Persuasive counters to such questions exist: for instance, the need to compensate for undeserved inheritance of wealth and privilege (in the form of access to education, property, employment and so on), however innocently acquired. Moreover, we are accountable for the apathy that has allowed dangerous myths about America’s innocent origins to thrive, to the detriment of the communities that suffered in its making.

But “Frozen II” goes even further. The fact that the present people of Arendelle are innocent heirs of the past does not stay Anna’s hand. To her, there is no way forward at all without rectifying the crimes of the past. That past exists with and alongside the present and future. It can’t be buried with the blunt exhortation that everyone just “move on.” She perceives that either way, her people will not prosper. They have been made climate refugees because of the churning of the past, its eruption into the present.

It is this present crisis that compels the sisters’ search for the truth about the past. Anna knows that she and her people are ethically accountable for the past in the present; she must do what is right, whatever the consequences. If her homeland suffers, they will be sharing in the fate of fellow humans whose long suffering has been equally undeserved. In avoiding such suffering, they will lose their humanity anyway. This is an ethical vision that makes sense to children — and should speak to us, too.

Reparations cannot erase or undo the past. Nor are they about compensation for past injustices, whose costs are often too vast for exact calculation of damage. But they can create new history going forward by allowing collective reckoning with the past in a way that revolutionizes consciousness, as Ta-Nehisi Coates has explained.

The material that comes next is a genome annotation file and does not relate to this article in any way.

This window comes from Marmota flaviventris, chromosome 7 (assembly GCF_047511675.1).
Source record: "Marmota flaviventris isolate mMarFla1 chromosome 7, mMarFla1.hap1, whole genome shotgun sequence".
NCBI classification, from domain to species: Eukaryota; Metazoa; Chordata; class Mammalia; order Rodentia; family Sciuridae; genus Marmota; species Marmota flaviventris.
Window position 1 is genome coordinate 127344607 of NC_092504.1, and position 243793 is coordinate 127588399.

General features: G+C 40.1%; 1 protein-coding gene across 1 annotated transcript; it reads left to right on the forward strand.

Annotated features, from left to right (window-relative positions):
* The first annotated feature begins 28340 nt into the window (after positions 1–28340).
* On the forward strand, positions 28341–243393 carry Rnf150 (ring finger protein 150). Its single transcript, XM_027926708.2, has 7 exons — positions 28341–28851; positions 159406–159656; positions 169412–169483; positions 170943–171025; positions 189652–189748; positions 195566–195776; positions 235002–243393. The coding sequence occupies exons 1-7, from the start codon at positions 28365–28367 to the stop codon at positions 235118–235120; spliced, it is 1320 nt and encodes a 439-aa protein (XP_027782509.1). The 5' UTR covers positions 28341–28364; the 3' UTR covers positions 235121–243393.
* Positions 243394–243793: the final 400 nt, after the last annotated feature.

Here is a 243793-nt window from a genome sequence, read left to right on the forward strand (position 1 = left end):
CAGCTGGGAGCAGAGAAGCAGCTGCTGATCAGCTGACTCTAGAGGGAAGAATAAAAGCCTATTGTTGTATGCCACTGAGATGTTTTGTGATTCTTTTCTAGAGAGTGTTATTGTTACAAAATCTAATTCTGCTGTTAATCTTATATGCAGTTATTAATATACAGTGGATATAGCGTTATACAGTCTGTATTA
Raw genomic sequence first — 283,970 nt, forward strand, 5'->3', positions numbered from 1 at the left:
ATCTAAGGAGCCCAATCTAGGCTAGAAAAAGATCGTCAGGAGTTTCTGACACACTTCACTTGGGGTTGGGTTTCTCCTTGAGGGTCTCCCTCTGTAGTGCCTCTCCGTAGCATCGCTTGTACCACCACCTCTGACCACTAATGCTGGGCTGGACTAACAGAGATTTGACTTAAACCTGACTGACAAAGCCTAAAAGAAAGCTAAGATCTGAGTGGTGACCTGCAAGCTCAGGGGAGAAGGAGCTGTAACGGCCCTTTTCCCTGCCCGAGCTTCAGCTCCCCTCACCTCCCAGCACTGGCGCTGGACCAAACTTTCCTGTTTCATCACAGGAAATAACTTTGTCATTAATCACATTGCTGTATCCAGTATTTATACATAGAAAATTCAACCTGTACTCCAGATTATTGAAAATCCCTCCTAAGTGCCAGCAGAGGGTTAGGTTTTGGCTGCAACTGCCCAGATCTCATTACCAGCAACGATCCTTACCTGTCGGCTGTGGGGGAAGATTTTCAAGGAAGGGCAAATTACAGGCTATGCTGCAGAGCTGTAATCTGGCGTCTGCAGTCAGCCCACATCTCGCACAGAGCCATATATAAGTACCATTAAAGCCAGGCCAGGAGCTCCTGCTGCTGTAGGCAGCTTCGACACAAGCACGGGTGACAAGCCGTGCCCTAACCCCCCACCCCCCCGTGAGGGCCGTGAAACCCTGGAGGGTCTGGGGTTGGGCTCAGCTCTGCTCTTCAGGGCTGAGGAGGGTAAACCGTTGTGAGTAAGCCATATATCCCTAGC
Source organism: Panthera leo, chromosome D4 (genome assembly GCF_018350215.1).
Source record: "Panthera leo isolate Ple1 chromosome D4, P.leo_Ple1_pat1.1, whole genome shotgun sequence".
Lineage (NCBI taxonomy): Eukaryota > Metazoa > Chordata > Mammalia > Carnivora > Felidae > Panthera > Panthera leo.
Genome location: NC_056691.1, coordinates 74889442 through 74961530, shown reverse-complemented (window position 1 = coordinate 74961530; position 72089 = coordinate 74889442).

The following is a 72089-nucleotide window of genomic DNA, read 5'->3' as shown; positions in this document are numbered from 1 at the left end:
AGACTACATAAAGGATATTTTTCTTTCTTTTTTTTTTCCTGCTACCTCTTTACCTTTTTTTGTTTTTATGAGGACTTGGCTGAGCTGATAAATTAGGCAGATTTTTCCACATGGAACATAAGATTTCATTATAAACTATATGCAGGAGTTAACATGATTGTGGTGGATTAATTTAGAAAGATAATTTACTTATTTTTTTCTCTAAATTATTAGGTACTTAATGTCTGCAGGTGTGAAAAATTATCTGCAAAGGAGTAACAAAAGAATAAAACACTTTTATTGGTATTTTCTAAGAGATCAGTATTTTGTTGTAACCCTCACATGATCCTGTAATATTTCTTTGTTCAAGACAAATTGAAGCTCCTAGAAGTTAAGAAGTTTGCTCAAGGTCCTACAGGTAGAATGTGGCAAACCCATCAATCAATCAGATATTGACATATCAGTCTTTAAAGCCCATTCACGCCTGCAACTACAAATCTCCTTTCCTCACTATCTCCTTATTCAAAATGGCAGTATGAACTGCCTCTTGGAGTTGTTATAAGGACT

Those who clamor for reparations, decades after the end of empire, do so not to indulge in victimology but because the necessary moral, cultural and spiritual reckoning has yet to transpire, as evidenced by persistent empire, amnesia about empire and defenses of empire. Forgetting, as we do with the Thanksgiving myth, frees one from accountability to conscience, from the obligation of atonement. And so, it perpetuates injustice toward those who have survived a history of violence, expropriation and erasure.

Ashamed at their nation’s role in the slave trade and in the looting of India, 19th-century Britons embraced an imperialism aimed at “reforming” societies around the world as a kind of reparation for past sins. Though imperialism remained extractive and violent, they clung to the myth that their empire was a civilizing mission. Our collective commitment to a universal path of energy-intensive, consumption-based “development” has extended the life of this Victorian myth, while bringing us to the point of planetary collapse.

Surely, rather than seeking atonement for empire in more empire, it might be worth considering sacrifice, less development, as a means of atonement and collective survival. “Frozen II” bravely shows that even prosperous European countries are not immune from the consequences of climate crisis, which is turning entire communities into refugees with increasing frequency.

“Frozen II” is a Disney movie, and that magic ensures that Arendelle is spared from destruction in the end — with the wave of an ice-spewing hand, Elsa freezes the oncoming surge of water in the nick of time. Such miracles can’t be expected in real life, but we may find that once we overcome our fear of the potential cost of reparations, the healing and uplift they bring may in fact save us all.


Priya Satia is a professor of history at Stanford University and author of “Empire of Guns: The Violent Making of the Industrial Revolution.”

This article was originally published by the Washington Post.

Featured image: Idina Menzel, left, and Kristen Bell at the premiere of “Frozen II” in Los Angeles.